5. Section 422 provides, in pertinent part, as follows: “Any person who willfully threatens to commit a crime which will result in death or great bodily injury to another person, with the specific intent that the statement is to be taken as a threat, even if there is no intent of actually carrying it out, which, on its face and under the circumstances in which it is made, is so unequivocal, unconditional, immediate, and specific as to convey to the person threatened, a gravity of purpose and an immediate prospect of execution of the threat, and thereby causes that person reasonably to be in sustained fear for his or her own safety or for his or her immediate family's safety, shall be punished by imprisonment in the county jail not to exceed one year, or by imprisonment in the state prison.” (Emphasis added.)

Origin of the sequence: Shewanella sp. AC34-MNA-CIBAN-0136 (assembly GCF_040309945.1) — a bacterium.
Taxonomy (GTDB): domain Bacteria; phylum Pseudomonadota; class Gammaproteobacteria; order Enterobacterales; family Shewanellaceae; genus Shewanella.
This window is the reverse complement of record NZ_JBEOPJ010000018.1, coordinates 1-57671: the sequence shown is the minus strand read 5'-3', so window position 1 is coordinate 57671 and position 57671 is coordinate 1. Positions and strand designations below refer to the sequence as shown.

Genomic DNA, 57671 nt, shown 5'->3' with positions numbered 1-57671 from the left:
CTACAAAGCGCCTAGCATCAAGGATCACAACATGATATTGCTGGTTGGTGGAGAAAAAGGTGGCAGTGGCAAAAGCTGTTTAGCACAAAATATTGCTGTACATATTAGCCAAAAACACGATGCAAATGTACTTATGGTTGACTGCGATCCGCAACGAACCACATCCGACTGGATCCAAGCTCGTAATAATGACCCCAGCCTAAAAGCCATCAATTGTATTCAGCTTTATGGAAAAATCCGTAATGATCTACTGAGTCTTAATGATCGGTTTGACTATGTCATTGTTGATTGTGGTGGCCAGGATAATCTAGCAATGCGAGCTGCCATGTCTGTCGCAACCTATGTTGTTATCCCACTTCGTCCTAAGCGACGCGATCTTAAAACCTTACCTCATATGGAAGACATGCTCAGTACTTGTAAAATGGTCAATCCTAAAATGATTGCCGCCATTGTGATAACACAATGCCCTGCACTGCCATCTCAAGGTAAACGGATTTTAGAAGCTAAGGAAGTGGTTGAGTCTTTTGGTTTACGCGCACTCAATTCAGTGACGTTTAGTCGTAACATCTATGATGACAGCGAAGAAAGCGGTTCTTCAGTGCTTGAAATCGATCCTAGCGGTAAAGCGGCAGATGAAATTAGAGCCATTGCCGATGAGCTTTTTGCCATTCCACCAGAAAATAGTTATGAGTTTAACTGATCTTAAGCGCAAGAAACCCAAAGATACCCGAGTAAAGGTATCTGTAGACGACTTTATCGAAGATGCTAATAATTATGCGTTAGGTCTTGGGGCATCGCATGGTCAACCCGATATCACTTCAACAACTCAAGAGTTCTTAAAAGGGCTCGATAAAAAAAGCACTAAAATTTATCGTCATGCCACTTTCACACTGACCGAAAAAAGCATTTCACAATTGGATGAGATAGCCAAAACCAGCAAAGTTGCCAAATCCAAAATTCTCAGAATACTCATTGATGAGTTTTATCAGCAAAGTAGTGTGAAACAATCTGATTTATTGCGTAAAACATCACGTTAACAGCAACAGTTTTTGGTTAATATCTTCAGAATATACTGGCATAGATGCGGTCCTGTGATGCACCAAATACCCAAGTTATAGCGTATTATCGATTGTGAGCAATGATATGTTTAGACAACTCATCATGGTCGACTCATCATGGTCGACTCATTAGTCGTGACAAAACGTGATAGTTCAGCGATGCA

6. Appellant has not challenged the sufficiency of the evidence to establish that element of the offense which requires that the defendant have “the apparent ability to carry out [the] threat by any means.” (§ 76.) Appellant claimed at the time of the threat she did not own a gun. However, the concept of “apparent ability” (§ 76) is a function of time and circumstances and thus a relative concept. (Cf. People v. Rubin (1979) 96 Cal.App.3d 968, 978–979, 158 Cal.Rptr. 488.) In view of the accessibility of firearms to the general public and Judge Bruguera's absence but imminent return to the courtroom, it would be reasonable to conclude appellant had sufficient apparent ability to carry out the threat.
BOREN, Presiding Justice.
GATES and FUKUTO, JJ., concur.